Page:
Maslow’s hierarchy of needs is a motivational theory in psychology. It comprises a five-tier model of human needs, often depicted as hierarchical levels within a pyramid:
- from physiological needs for food and clothing, on to
- safety (job security), and
- beyond, to belonging (friendship),
- toward esteem needs, and
- to fulfilment through self-actualization.
On the surface, it all seems rather attractive – simple and to the point. I’m not going into the detail of this pyramid as it is well explained on the internet; try this lead.
The key task I want to address is whether this well-established visual aid can help us with small, safe experiments:
The diagram does go some way to explain the implications that arise when crises disrupt the therapy process. It is difficult to make planned changes in our lives when there is urgency about the absence of basic needs we have for shelter and security.
The downside of the Maslow’s hierarchy – a product of its time – is that it shares the same problems as other, older ‘stage’ models of more traditional human growth and development.
These models seem to be built on implicit value judgements; any hierarchy implies there are the few, and there are the many; self-actualisation is attained by the few. Most of us cannot move on until basic needs are met. In modern psychology, most models with rigid boundaries are seen as less helpful. They offer a flawed view on the ‘real world’. Maslow, as with other hierarchical models, tends to problematise things. More troubling, the pyramid is built on an implicit tendency to value one thing, over another. There is an oft-unaddressed judgement that some people are better off than others. Our job in life is to strive and to climb up into the ‘higher’ levels.
Despite this, there are ample examples of individuals demonstrating ‘self-actualisation’ without all the trapping of ‘accomplishment’. The ‘ladder’ implies that possessing self-actualisation, for example, is more valued than than just getting by – having our immediate needs met.
Despite my atheistic background, I am reminded of Jesus’ point from the Sermon on the Mount:
“Behold the fowls of the air: for they sow not, neither do they reap, nor gather into barns; yet your heavenly Father feedeth them. Are ye not much better than they?”
For my part, I find this implicit oppressiveness in Maslow’s model overlooks some rather important structural inequalities in our world – East or West. It is one thing to identify what needs humans have, and it is another thing to down-play how those needs are to be met.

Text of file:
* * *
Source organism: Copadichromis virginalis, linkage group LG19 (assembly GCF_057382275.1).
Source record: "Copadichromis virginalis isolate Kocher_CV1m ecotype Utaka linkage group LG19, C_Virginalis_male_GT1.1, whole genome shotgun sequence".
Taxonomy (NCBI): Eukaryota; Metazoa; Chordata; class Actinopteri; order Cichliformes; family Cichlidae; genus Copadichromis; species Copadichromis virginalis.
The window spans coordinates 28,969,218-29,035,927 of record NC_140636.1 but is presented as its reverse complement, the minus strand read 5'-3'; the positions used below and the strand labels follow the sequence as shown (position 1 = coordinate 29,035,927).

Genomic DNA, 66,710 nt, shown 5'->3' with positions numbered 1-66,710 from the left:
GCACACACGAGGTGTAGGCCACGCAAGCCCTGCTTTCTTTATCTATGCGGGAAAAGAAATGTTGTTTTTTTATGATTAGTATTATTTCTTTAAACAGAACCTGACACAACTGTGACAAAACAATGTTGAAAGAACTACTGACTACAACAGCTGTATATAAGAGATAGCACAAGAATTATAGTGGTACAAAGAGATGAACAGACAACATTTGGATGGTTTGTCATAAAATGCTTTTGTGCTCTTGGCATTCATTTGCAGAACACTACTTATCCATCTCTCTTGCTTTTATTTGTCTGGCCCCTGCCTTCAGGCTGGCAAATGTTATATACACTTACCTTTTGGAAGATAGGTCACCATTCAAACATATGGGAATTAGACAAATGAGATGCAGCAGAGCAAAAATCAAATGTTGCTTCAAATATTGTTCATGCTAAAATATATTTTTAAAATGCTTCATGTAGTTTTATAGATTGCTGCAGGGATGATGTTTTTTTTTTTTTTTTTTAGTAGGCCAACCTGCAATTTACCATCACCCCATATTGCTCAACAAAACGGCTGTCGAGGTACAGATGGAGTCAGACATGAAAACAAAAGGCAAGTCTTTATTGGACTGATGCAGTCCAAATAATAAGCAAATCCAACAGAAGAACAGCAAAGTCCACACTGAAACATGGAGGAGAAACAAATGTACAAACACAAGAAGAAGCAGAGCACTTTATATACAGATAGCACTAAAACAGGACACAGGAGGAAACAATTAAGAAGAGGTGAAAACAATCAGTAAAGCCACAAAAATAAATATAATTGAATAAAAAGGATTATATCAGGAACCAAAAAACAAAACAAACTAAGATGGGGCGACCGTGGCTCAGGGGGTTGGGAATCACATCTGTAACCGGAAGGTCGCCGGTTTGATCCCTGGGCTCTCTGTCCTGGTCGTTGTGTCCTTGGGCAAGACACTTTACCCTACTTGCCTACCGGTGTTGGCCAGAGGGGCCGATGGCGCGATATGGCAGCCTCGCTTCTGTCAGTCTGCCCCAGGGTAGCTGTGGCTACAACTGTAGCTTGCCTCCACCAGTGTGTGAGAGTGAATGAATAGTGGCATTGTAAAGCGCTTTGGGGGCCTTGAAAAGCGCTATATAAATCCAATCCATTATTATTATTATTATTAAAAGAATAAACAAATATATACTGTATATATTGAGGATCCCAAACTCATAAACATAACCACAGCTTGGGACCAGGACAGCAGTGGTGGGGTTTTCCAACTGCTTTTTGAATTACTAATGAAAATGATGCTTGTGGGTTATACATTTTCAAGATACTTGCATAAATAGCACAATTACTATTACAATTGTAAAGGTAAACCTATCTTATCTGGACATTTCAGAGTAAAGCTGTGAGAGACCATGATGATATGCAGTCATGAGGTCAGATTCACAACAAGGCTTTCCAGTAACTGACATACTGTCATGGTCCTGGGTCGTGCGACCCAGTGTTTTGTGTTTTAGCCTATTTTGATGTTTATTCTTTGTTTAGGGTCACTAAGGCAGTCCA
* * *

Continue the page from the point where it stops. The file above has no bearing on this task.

So, am I on a ‘rant’ here, or can the design of safe experiments be helped by Maslow’s Hierarchy? There are valued ways it helps, and I’d still ask you to keep in mind an alternative perspective I have painted on this page. With that said, let’s look a bit further at:
SOME SAFE EXPERIMENTS
Take time to reflect on your priorities in life. Can you use your wisdom to identify your priorities and define your own ‘hierarchy’? Any paper-and-pen exercise can help. Not just listing things, but drawing and doodling helps some people.
Use your notes to develop safe experiments such as:
- what does your physiological provision – of food and clothing – look like. Are there dietary habits that you may want to change. Explore solution-focused outlooks to identify practical ways to negotiate with other people in your life.
- what does ‘safety in home and work’ look like for you. Can you give time to reflecting on these issues and slowing yourself down. Will this minimise the prospect of tripping over yourself! Controlled breathing and meditation works for some people here.
- what are your love and belonging needs (friendship): consider the three-circle model of Compassion-focused work, as well as the safe experiments that come out of transactional analysis (TA).This model is particularly relevant when your experiments attend to the way you communicate with other people in your life.
- can you improve your own self-esteem through structured adult education such as assertiveness and mindfulness programmes. Affirmation work may be relevant, alongside work on affect regulation and specific feelings such as anger, and
- self-actualization, where the focus is on improved awareness of who you are, where you are and how you are being.
This brief entry contains a number of hyper-links offering you a range of possible safe experiments. They are just suggestions and possibilities. The outcomes from steps you take are more important than the examples I have on offer here.